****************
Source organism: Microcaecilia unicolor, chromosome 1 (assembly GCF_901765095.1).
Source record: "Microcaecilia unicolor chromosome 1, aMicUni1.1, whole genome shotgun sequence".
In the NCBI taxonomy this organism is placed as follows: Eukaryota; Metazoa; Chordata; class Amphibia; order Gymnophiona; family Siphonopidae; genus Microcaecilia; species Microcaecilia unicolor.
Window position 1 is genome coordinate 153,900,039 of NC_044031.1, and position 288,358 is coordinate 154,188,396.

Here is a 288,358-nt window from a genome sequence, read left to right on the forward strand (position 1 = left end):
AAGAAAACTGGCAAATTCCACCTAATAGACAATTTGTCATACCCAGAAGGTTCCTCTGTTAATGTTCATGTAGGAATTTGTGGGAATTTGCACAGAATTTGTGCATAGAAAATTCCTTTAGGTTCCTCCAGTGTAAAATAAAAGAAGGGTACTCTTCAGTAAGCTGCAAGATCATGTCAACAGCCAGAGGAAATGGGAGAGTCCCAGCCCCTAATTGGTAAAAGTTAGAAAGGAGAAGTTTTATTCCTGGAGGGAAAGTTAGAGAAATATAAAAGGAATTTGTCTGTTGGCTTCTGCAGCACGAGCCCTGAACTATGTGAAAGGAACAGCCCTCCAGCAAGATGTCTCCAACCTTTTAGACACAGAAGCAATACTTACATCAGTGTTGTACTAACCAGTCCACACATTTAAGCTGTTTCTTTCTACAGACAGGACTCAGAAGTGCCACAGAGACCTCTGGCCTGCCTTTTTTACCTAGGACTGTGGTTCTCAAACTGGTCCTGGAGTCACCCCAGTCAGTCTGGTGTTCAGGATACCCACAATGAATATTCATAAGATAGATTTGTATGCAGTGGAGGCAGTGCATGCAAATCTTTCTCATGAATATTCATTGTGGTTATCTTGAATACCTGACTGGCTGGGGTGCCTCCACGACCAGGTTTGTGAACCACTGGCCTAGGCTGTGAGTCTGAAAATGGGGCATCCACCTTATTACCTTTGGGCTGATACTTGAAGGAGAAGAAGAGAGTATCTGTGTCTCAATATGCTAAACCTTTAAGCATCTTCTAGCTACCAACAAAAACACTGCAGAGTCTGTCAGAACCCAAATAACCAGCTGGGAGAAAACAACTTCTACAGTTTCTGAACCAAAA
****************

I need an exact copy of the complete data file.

Source organism: Microcaecilia unicolor, chromosome 1 (assembly GCF_901765095.1).
Source record: "Microcaecilia unicolor chromosome 1, aMicUni1.1, whole genome shotgun sequence".
In the NCBI taxonomy this organism is placed as follows: Eukaryota; Metazoa; Chordata; class Amphibia; order Gymnophiona; family Siphonopidae; genus Microcaecilia; species Microcaecilia unicolor.
Window position 1 is genome coordinate 153,900,039 of NC_044031.1, and position 288,358 is coordinate 154,188,396.

Here is a 288,358-nt window from a genome sequence, read left to right on the forward strand (position 1 = left end):
AAGAAAACTGGCAAATTCCACCTAATAGACAATTTGTCATACCCAGAAGGTTCCTCTGTTAATGTTCATGTAGGAATTTGTGGGAATTTGCACAGAATTTGTGCATAGAAAATTCCTTTAGGTTCCTCCAGTGTAAAATAAAAGAAGGGTACTCTTCAGTAAGCTGCAAGATCATGTCAACAGCCAGAGGAAATGGGAGAGTCCCAGCCCCTAATTGGTAAAAGTTAGAAAGGAGAAGTTTTATTCCTGGAGGGAAAGTTAGAGAAATATAAAAGGAATTTGTCTGTTGGCTTCTGCAGCACGAGCCCTGAACTATGTGAAAGGAACAGCCCTCCAGCAAGATGTCTCCAACCTTTTAGACACAGAAGCAATACTTACATCAGTGTTGTACTAACCAGTCCACACATTTAAGCTGTTTCTTTCTACAGACAGGACTCAGAAGTGCCACAGAGACCTCTGGCCTGCCTTTTTTACCTAGGACTGTGGTTCTCAAACTGGTCCTGGAGTCACCCCAGTCAGTCTGGTGTTCAGGATACCCACAATGAATATTCATAAGATAGATTTGTATGCAGTGGAGGCAGTGCATGCAAATCTTTCTCATGAATATTCATTGTGGTTATCTTGAATACCTGACTGGCTGGGGTGCCTCCACGACCAGGTTTGTGAACCACTGGCCTAGGCTGTGAGTCTGAAAATGGGGCATCCACCTTATTACCTTTGGGCTGATACTTGAAGGAGAAGAAGAGAGTATCTGTGTCTCAATATGCTAAACCTTTAAGCATCTTCTAGCTACCAACAAAAACACTGCAGAGTCTGTCAGAACCCAAATAACCAGCTGGGAGAAAACAACTTCTACAGTTTCTGAACCAAAA